Vegetation Dynamics & Global Change

  • Allen M. Solomon
  • Herman H. Shugart

Table of contents

  1. Front Matter
    Pages i-xii
  2. Introduction

    1. Front Matter
      Pages 1-1
    2. Herman H. Shugart
      Pages 3-21
  3. Biotic Responses to Global Environmental Change

  4. Measuring Global Vegetation Change

    1. Front Matter
      Pages 151-151
    2. B. N. Rock, D. L. Skole, B. J. Choudhury
      Pages 153-167
    3. David L. Skole, Berrien Moore III, Walter H. Chomentowski
      Pages 168-189
    4. G. Grabherr, S. Kojima
      Pages 218-232
  5. Modeling Global Vegetation Change

    1. Front Matter
      Pages 233-233
    2. I. Colin Prentice, Robert A. Monserud, Thomas M. Smith, William R. Emanuel
      Pages 235-250
    3. T. M. Smith, H. H. Shugart, F. I. Woodward, P. J. Burton
      Pages 272-292
    4. Cynthia Rosenzweig
      Pages 306-321
    5. Allen M. Solomon, Herman H. Shugart
      Pages 323-324
  6. Back Matter
    Pages 325-338

About this book


During the summer of 1987, a series of discussions I was held at the International Institute for Applied Systems Analysis (nASA) in Laxenburg, Austria, to plan a study of global vegetation change. The work was aimed at promoting the Interna­ tional Geosphere-Biosphere Programme (IGBP), sponsored by the International Council of Scientific Unions (lCSU), of which nASA is a member. Our study was designed to provide initial guidance in the choice of approaches, data sets and objectives for constructing global models of the terrestrial biosphere. We hoped to provide substantive and concrete assistance in formulating the working plans of IGBP by involving program planners in the development and application of models which were assembled from available data sets and modeling ap­ proaches. Recent acceptance of the "nASA model" as the starting point for endeavors of the Global Change and Terrestrial Ecosystems Core Project of the IGBP suggests we were successful in that aim. The objective was implemented by our initiation of a mathematical model of global vegetation, including agriculture, as defined by the forces which control and change vegetation. The model was to illustrate the geographical consequences to vegetation structure and functioning of changing climate and land use, based on plant responses to environmental variables. The completed model was also expected to be useful for examining international environmental policy responses to global change, as well as for studying the validity of IIASA's experimental approaches to environmental policy development.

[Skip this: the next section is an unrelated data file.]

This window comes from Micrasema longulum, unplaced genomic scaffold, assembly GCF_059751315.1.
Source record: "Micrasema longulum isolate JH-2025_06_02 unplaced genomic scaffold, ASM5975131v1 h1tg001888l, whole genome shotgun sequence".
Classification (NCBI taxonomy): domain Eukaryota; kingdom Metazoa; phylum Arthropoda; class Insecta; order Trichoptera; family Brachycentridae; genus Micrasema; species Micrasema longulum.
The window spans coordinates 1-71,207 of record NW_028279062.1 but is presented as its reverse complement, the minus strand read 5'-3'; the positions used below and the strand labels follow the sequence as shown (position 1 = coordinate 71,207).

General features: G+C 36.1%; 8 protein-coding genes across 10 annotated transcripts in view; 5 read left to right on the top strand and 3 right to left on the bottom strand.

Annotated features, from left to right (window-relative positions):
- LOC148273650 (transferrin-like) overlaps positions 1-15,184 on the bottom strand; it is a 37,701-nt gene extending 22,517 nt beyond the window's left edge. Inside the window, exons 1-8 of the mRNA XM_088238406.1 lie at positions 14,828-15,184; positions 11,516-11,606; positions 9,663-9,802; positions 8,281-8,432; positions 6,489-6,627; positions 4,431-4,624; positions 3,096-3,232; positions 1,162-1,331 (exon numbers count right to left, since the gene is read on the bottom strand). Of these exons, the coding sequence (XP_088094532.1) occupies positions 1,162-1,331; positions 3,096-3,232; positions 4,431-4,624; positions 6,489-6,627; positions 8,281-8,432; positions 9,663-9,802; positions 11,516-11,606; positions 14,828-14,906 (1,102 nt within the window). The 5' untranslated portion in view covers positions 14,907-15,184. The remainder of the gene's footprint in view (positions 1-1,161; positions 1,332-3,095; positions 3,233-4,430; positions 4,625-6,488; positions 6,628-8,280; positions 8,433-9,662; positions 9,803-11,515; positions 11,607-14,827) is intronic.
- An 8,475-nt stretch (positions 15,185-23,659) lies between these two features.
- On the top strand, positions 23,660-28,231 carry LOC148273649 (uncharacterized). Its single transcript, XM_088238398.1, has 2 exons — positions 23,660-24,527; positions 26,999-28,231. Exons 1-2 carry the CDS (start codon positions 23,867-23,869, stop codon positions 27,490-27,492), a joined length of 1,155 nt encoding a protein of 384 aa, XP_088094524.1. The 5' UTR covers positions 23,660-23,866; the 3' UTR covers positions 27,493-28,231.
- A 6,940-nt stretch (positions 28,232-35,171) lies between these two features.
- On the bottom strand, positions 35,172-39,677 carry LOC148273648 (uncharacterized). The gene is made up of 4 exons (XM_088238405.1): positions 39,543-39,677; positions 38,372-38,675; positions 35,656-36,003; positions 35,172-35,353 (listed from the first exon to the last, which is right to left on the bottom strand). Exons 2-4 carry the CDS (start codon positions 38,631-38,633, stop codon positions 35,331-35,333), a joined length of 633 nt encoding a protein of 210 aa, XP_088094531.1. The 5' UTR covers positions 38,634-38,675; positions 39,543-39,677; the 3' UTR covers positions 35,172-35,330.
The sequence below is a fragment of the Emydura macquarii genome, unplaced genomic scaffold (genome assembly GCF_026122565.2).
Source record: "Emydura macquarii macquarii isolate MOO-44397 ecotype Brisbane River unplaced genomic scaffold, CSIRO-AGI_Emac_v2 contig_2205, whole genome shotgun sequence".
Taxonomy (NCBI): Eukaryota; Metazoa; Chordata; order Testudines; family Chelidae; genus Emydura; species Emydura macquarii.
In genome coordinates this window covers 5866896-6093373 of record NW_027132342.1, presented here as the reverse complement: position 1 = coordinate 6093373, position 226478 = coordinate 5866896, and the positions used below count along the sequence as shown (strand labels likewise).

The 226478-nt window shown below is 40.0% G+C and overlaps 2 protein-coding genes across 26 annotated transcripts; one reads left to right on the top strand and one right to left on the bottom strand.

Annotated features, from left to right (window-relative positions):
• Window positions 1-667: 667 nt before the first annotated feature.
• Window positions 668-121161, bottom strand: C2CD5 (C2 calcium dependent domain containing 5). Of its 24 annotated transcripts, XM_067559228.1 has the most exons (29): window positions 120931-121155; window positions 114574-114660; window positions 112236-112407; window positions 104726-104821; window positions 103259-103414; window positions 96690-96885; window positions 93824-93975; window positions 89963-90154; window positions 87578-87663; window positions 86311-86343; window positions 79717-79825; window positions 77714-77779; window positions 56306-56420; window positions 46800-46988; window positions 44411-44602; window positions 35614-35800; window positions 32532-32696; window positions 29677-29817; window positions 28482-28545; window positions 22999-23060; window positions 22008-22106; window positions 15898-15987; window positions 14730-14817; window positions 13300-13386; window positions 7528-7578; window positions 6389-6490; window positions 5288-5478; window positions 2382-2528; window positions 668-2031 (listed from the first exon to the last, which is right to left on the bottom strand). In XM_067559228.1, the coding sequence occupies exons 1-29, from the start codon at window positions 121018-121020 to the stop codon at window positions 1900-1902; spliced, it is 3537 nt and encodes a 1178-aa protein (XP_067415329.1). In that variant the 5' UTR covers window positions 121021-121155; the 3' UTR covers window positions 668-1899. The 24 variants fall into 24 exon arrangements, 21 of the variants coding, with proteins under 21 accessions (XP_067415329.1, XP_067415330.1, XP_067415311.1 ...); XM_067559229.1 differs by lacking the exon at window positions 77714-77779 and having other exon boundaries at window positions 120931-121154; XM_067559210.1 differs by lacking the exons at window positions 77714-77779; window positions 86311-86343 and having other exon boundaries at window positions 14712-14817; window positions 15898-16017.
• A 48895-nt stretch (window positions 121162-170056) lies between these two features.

classification databases ecology environment vegetation

Editors and affiliations

  • Allen M. Solomon
    • 1
  • Herman H. Shugart
    • 2
  1. 1.U.S. Environmental Protection AgencyERL-CCorvallisUSA
  2. 2.Department of Environmental Sciences, Clark HallUniversity of VirginiaCharlottesvilleUSA

Bibliographic information

  • DOI
  • Copyright Information International Institute for Applied Systems Analysis 1993
  • Publisher Name Springer, Boston, MA
  • eBook Packages Springer Book Archive
  • Print ISBN 978-1-4613-6217-3
  • Online ISBN 978-1-4615-2816-6
  • Buy this book on publisher's site
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